Getting married??? Planning for what might happen...
The last thing you want to plan for before you get married is planning for a possible divorce. Discussing a prenuptial agreement with your soon to be spouse may not be the most romantic thing; however, it is important if you want to protect your assets for what might happen in the future.
A prenuptial agreement is an agreement between two parties made before they get married that specifically identifies what each party owns at the time they get married, how property is going to be treated that they acquire during the marriage, and how that property will be allocated upon dissolution of the marriage. The agreement also identifies existing debts and how debts incurred during the marriage will be treated. Typically prenuptial agreements also include provisions regarding spousal maintenance and how the parties will pay for joint expenses, such has housing, food, etc., during the marriage.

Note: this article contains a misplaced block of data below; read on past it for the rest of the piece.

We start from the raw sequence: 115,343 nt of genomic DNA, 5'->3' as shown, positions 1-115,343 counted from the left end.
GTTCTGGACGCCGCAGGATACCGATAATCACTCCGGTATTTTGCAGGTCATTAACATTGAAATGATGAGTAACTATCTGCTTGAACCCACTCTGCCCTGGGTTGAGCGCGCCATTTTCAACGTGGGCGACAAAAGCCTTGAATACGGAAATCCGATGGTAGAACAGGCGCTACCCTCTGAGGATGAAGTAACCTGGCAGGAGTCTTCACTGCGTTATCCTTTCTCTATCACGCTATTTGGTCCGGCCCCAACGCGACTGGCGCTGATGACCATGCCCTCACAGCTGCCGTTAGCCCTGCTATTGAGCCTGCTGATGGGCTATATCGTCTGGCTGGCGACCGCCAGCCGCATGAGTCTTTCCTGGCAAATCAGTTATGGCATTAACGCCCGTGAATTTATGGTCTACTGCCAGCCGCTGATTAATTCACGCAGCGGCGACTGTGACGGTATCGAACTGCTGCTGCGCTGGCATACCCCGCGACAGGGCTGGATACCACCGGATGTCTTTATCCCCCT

A prenuptial agreement is a binding contract and must be taken very seriously BEFORE signing. Each of the parties will be held to that agreement in the unfortunate event of a divorce.
There are steps that must be taken in order for the prenuptial agreement to be a valid, binding and enforceable agreement. The following are some of those steps:
- The agreement must be in writing
- It must be entered into voluntarily
- It must be fair to both parties (or at least not unconscionable)
- The agreement must be the result of full disclosure by both parties, and
- It must be signed by both parties and, if represented, their lawyers
There are other factors that are taken into consideration when someone is trying to say that a prenuptial agreement is not enforceable, those include, but are not limited to, how long before the wedding the agreement was signed, whether there was any duress or coercion used to get a party to sign, etc.
If you are contemplating getting married and would like to schedule a complimentary ½ hour consultation to discuss prenuptial agreements with one of our experienced attorney contact Owens & Perkins at (480) 630-2464.